Help for People with Special Needs

Let’s say you’re undergoing chemotherapy treatment for cancer, but you’ve had an allergic reaction to it. Of course, you’re troubled. Now suppose one more thing: Your understanding of what’s happening to you is limited by the fact that you have Down syndrome.

That was the case not long ago for Craig Rutkowski, 39, of Bayonne, who remains under the constant care of his devoted parents, Arlene and Edward Rutkowski, 69 and 71, respectively. His distress was great, and so was theirs. But fortunately, a special hospital initiative eased the experience for them all. It’s called the Special Needs Ambassadors Program (SNAP), and it gives patients with special needs the extra help they may need to take medical treatments in stride.

Volunteers from the hospital staff are specially trained to work with patients and their families, and to act as advocates for them with health care providers to make the accommodations necessary to ease their treatment. Arlene Rutkowski learned of the program when she first registered Craig at Saint Barnabas Cancer Center.

The program, which ran as a pilot for a full year before becoming official last September, developed from Saint Barnabas’ participation as a sponsor of the Special Olympics in 2014. Patricia Miller, operations director of the Cancer Center, and Frank Soldo, director of the Cardiac Catheterization Laboratory, were on a committee designed to educate staff members about special needs athletes. Both have special needs children of their own, and they hoped to take what they learned beyond the games and back to the hospital itself.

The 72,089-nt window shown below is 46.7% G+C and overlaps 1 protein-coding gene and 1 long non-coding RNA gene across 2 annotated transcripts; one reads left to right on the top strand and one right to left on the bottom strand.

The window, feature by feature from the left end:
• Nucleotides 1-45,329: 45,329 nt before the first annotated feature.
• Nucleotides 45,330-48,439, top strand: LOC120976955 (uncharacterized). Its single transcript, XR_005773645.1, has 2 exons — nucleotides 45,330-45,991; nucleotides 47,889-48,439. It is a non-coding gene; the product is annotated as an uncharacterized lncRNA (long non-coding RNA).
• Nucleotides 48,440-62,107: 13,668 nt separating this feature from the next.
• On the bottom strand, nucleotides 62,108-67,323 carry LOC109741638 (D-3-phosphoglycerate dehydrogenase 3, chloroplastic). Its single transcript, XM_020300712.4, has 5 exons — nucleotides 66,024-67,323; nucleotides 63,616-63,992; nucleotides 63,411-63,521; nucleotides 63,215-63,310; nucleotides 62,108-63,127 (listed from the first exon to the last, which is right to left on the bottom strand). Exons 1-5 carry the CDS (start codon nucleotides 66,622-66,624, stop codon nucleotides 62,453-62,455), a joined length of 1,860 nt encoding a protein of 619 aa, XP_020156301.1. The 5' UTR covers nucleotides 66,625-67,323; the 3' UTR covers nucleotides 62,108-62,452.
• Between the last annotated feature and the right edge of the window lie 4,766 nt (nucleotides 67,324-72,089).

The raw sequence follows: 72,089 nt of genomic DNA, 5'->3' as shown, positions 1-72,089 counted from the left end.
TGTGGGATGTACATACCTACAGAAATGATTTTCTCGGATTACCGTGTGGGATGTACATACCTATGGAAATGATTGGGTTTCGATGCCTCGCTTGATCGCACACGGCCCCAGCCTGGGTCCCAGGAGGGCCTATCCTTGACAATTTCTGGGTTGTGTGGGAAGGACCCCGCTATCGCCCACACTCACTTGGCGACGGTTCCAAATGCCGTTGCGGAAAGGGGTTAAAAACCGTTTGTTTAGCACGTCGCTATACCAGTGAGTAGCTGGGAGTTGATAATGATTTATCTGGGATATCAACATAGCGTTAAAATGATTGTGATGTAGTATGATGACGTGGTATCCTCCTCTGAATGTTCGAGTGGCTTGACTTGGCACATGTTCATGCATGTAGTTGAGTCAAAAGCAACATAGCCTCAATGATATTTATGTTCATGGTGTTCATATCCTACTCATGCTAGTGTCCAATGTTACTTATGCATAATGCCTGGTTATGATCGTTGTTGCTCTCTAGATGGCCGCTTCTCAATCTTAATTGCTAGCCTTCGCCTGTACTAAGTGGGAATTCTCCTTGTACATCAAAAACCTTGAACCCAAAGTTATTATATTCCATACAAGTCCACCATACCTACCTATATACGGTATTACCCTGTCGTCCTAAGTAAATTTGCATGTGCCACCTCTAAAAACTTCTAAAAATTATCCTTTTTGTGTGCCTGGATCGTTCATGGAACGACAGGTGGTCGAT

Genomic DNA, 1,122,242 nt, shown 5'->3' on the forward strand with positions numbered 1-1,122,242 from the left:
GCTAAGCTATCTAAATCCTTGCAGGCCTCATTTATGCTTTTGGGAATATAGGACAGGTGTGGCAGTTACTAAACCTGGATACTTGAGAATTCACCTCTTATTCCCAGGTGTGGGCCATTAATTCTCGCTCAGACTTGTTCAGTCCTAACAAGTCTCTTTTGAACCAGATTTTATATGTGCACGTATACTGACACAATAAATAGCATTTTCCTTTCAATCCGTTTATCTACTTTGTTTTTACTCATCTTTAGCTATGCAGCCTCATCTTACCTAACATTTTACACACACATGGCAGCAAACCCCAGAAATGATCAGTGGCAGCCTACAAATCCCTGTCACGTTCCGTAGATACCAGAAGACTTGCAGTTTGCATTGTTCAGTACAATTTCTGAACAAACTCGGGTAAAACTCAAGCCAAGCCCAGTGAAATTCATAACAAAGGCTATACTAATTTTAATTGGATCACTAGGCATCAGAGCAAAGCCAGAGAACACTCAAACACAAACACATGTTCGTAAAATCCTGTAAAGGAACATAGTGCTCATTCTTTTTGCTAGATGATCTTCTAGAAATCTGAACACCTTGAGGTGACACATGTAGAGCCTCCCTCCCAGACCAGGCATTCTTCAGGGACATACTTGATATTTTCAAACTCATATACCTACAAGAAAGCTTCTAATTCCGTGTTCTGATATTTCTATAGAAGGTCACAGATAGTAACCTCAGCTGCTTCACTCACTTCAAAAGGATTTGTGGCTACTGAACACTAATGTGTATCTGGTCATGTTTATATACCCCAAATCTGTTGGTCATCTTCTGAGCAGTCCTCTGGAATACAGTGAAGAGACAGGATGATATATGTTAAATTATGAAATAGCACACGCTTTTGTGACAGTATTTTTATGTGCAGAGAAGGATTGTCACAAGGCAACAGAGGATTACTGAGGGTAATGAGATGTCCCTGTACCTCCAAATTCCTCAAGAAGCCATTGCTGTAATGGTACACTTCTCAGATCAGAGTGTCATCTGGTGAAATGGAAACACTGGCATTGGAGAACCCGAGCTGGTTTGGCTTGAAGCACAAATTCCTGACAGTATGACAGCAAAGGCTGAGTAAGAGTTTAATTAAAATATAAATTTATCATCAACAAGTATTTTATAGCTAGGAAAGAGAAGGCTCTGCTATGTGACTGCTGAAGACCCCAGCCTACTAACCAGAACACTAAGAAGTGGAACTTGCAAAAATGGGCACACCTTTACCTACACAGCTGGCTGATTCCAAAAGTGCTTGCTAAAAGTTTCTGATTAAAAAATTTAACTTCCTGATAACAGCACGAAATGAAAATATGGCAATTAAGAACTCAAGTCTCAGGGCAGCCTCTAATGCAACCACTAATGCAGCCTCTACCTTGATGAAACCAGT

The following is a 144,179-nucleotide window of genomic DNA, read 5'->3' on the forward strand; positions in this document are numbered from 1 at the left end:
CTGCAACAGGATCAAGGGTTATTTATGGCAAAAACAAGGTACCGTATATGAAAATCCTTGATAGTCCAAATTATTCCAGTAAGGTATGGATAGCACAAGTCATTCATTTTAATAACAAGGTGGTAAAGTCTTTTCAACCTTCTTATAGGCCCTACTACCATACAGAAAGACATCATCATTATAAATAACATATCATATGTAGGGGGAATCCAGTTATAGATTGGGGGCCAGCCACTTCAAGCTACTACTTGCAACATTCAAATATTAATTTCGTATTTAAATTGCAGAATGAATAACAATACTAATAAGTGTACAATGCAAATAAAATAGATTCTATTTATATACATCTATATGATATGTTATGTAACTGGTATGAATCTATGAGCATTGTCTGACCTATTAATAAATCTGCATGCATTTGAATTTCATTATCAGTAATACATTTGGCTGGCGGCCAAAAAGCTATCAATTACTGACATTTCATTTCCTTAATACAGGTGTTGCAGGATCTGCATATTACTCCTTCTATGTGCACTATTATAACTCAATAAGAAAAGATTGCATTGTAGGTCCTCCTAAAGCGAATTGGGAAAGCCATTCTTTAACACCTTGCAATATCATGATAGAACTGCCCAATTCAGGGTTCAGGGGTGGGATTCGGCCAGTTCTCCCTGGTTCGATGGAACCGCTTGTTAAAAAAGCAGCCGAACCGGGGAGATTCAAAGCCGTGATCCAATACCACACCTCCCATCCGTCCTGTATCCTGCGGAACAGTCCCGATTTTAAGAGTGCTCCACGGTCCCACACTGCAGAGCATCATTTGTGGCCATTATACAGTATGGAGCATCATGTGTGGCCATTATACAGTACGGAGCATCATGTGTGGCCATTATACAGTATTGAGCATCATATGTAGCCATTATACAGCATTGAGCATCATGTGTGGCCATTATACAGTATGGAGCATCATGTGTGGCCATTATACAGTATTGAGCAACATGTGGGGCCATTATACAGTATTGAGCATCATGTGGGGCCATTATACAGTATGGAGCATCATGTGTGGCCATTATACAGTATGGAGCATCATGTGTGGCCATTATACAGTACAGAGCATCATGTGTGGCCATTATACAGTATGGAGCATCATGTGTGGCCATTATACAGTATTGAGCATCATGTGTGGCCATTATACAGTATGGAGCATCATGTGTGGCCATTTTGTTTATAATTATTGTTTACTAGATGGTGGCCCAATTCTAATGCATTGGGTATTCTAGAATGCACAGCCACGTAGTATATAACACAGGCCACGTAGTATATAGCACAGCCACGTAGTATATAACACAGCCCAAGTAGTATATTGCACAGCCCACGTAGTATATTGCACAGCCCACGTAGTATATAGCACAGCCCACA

After Craig had an allergic reaction to his chemotherapy, he became very agitated at his next session. “The ambassadors brought a therapy dog to calm him,” Rutkowski said. “They explained port insertion to him using a doll. They asked if he liked music, and what song he liked. He said ‘Yellow Submarine,’ and they were all singing ‘Yellow Submarine’ during the procedure.”

Craig was given coloring books and movies to distract him. When he developed thrush, the ambassador had the kitchen make him a smoothie. “They were there every step of the way, every time he was there for an infusion,” Rutkowski said. “It was spectacular, the way they talked to him — and us. It put us at ease too. They worry about the whole family.” (Fortunately, Craig is expected to make a full recovery.)

When the pilot program was announced, 80 staff members volunteered, and to date 70 employees have been trained to be SNAP ambassadors. They’ve also received a toolkit containing an iPad and sensory or tactile materials that can help special needs patients stay calm during stressful situations.

“In the training, we also do role playing — for instance, acting out three difficult scenarios that happened here, and discussing how they could be dealt with differently,” Miller said. The program now is offered at the medical center Monday through Friday from 8 a.m. to 4 p.m. At least five ambassadors are on call every day. “If anyone in the hospital has a special needs patient, they can send out an in-house call to activate the team,” Miller said. “Most of us have crazy busy jobs here, so we try to sign up to be on call on days when we know we’ll be available.”

Saint Barnabas is working to roll out the program to other RWJBarnabas Health facilities in the coming months. To learn more about the Special Needs Ambassadors Program at Saint Barnabas Medical Center, call Patricia Miller at (973) 322-8218.